It was terrible. There were mosquitoes, sleeping on chairs and on the floor was uncomfortable, and I had to make sure the security men that patrolled by 2 a.m. didn’t find me. After almost three months of sleeping in classrooms and lying to my friends that I was staying with other friends, one of them finally insisted on following me home and that’s when I had to tell her I was staying in the classrooms. That day, I moved in with her. That’s where I stayed until I graduated in 2016. 

Did you ever pay your school fees? 

Sometime in 2017, yes. That’s when the school released my transcript and certificate. The day my aunt called me to tell me she was sending the money to pay for my school fees, I almost cried. It was about ₦500k.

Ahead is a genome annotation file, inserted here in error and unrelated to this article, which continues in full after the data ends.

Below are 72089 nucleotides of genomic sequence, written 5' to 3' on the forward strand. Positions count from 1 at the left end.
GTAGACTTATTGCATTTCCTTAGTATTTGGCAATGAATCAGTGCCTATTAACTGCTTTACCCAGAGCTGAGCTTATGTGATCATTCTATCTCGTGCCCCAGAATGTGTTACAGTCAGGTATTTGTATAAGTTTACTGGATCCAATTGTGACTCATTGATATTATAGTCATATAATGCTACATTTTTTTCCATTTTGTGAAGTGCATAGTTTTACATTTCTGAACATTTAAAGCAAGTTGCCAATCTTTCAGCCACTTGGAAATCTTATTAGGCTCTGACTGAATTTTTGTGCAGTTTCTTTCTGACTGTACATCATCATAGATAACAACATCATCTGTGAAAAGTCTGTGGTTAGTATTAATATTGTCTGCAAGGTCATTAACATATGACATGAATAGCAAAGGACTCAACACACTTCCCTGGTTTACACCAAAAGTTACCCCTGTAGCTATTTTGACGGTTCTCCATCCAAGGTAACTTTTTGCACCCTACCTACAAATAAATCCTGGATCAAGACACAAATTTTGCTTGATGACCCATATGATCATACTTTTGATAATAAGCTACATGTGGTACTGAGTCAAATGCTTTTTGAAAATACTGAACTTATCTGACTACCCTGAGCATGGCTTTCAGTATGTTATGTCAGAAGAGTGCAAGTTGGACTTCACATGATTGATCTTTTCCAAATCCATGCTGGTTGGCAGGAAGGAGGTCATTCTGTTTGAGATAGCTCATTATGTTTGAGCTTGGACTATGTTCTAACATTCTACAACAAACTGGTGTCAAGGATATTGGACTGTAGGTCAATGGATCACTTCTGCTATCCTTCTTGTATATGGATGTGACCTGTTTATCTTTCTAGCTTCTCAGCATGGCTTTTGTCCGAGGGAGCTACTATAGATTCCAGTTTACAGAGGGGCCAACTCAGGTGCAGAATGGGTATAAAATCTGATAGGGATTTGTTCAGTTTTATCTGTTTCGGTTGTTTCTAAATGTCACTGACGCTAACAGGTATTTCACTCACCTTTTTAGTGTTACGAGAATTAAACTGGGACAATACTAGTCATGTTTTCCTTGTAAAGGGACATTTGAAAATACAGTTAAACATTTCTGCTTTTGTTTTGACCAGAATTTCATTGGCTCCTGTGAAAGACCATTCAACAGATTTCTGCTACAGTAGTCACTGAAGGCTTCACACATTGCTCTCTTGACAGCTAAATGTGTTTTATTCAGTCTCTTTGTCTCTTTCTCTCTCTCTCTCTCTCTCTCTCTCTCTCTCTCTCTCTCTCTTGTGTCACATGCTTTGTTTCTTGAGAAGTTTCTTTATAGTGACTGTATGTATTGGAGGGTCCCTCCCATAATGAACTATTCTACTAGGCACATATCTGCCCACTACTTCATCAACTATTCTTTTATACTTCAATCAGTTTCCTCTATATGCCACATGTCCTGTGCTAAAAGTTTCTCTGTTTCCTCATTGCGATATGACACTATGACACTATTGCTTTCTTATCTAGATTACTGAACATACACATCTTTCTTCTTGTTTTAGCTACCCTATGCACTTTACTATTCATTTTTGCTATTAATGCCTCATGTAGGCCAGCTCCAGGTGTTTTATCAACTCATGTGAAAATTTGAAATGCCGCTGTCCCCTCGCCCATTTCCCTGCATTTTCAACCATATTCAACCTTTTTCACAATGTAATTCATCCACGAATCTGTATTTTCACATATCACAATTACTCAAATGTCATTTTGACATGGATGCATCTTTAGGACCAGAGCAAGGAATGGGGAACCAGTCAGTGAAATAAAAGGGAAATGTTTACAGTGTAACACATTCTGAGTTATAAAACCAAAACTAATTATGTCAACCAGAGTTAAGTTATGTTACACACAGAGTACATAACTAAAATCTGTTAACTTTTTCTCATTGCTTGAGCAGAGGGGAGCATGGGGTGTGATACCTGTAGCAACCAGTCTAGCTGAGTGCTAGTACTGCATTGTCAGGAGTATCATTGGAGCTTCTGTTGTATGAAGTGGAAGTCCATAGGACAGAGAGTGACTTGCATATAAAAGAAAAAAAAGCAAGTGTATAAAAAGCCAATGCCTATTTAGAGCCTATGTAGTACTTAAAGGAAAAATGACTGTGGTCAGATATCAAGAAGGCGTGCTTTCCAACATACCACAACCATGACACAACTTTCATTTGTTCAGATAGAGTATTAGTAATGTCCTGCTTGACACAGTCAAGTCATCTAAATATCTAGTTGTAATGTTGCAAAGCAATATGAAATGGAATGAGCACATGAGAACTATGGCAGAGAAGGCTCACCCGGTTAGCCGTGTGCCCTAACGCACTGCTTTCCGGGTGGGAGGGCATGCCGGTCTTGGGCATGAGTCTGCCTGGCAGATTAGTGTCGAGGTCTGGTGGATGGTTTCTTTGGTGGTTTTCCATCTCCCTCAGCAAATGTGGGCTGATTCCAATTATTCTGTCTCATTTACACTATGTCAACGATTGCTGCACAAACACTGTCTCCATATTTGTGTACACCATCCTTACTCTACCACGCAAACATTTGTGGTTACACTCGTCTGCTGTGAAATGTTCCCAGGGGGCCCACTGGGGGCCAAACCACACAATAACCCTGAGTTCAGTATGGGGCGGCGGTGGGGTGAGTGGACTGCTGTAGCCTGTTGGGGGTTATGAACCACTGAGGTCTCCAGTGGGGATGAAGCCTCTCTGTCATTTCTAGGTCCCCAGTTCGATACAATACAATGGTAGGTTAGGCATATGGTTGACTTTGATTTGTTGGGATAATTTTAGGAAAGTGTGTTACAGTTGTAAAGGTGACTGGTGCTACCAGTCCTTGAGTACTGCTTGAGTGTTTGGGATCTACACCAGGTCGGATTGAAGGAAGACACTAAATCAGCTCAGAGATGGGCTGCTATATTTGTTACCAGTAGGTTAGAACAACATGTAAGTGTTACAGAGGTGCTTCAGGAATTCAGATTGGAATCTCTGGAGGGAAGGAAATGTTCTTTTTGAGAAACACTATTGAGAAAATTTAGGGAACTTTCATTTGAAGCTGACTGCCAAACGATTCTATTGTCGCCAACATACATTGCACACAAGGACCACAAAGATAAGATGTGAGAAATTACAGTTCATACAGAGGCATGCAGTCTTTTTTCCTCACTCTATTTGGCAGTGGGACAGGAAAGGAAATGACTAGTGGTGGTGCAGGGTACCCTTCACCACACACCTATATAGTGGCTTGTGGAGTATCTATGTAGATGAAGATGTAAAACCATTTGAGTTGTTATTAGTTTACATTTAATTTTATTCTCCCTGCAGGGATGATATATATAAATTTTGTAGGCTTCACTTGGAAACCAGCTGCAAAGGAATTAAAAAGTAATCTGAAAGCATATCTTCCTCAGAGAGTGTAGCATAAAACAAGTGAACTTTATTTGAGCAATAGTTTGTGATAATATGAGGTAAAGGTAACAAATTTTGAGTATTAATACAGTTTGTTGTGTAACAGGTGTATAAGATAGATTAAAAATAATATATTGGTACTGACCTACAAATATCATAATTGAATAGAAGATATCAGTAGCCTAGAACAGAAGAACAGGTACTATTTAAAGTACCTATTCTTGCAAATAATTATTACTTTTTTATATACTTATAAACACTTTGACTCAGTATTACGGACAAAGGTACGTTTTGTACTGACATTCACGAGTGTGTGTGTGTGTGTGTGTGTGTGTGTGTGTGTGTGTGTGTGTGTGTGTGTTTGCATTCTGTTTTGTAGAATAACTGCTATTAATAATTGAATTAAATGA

What did you do after university?

I moved in with a friend who owned a startup. I could have stayed at home, but I wanted to start hustling immediately. It was a startup that connected handymen to people who needed them ASAP and I was the social media manager and customer relations manager. The job paid ₦20k. After about three months, I saw that the company wasn’t profitable so I offered to stop collecting money. As long as we had food and internet at home, I was fine. 

The handyman business wasn’t doing well, so we switched to a laundry service from his house. My role was customer relations too but whenever the drycleaners we hired weren’t around — which was a lot — I did the pickups, washing, ironing and delivery. Still, I was being paid nothing. 

At this time, what was the plan for your career?

During the period where I was working with my friend, I opened a YouTube channel and made videos talking about football, and I did film edits and gaming edits. Nothing spectacular, just me improving my video skills.

After about a year again, we switched to a carwash business. This one did much better than the others, but I still wasn’t paid. 

For how long were you working with this friend?